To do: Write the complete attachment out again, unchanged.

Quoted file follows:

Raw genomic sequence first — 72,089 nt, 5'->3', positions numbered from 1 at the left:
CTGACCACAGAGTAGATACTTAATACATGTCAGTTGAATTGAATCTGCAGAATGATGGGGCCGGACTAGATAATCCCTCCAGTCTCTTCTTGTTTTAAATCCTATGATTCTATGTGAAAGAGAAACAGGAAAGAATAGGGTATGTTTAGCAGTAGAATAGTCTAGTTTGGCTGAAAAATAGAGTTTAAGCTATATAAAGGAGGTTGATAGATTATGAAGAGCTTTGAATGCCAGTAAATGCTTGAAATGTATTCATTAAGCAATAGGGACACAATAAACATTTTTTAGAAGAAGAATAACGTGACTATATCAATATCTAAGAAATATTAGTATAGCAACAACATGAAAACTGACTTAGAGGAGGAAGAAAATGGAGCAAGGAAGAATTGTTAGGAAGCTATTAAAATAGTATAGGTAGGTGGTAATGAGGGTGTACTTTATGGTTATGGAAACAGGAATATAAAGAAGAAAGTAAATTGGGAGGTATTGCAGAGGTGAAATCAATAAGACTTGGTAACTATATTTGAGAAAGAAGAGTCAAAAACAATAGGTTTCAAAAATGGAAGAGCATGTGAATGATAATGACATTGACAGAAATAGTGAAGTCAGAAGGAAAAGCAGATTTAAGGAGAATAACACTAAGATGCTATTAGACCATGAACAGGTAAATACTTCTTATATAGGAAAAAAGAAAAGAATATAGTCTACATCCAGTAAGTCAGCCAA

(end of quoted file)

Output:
Raw genomic sequence first — 72,089 nt, 5'->3', positions numbered from 1 at the left:
CTGACCACAGAGTAGATACTTAATACATGTCAGTTGAATTGAATCTGCAGAATGATGGGGCCGGACTAGATAATCCCTCCAGTCTCTTCTTGTTTTAAATCCTATGATTCTATGTGAAAGAGAAACAGGAAAGAATAGGGTATGTTTAGCAGTAGAATAGTCTAGTTTGGCTGAAAAATAGAGTTTAAGCTATATAAAGGAGGTTGATAGATTATGAAGAGCTTTGAATGCCAGTAAATGCTTGAAATGTATTCATTAAGCAATAGGGACACAATAAACATTTTTTAGAAGAAGAATAACGTGACTATATCAATATCTAAGAAATATTAGTATAGCAACAACATGAAAACTGACTTAGAGGAGGAAGAAAATGGAGCAAGGAAGAATTGTTAGGAAGCTATTAAAATAGTATAGGTAGGTGGTAATGAGGGTGTACTTTATGGTTATGGAAACAGGAATATAAAGAAGAAAGTAAATTGGGAGGTATTGCAGAGGTGAAATCAATAAGACTTGGTAACTATATTTGAGAAAGAAGAGTCAAAAACAATAGGTTTCAAAAATGGAAGAGCATGTGAATGATAATGACATTGACAGAAATAGTGAAGTCAGAAGGAAAAGCAGATTTAAGGAGAATAACACTAAGATGCTATTAGACCATGAACAGGTAAATACTTCTTATATAGGAAAAAAGAAAAGAATATAGTCTACATCCAGTAAGTCAGCCAA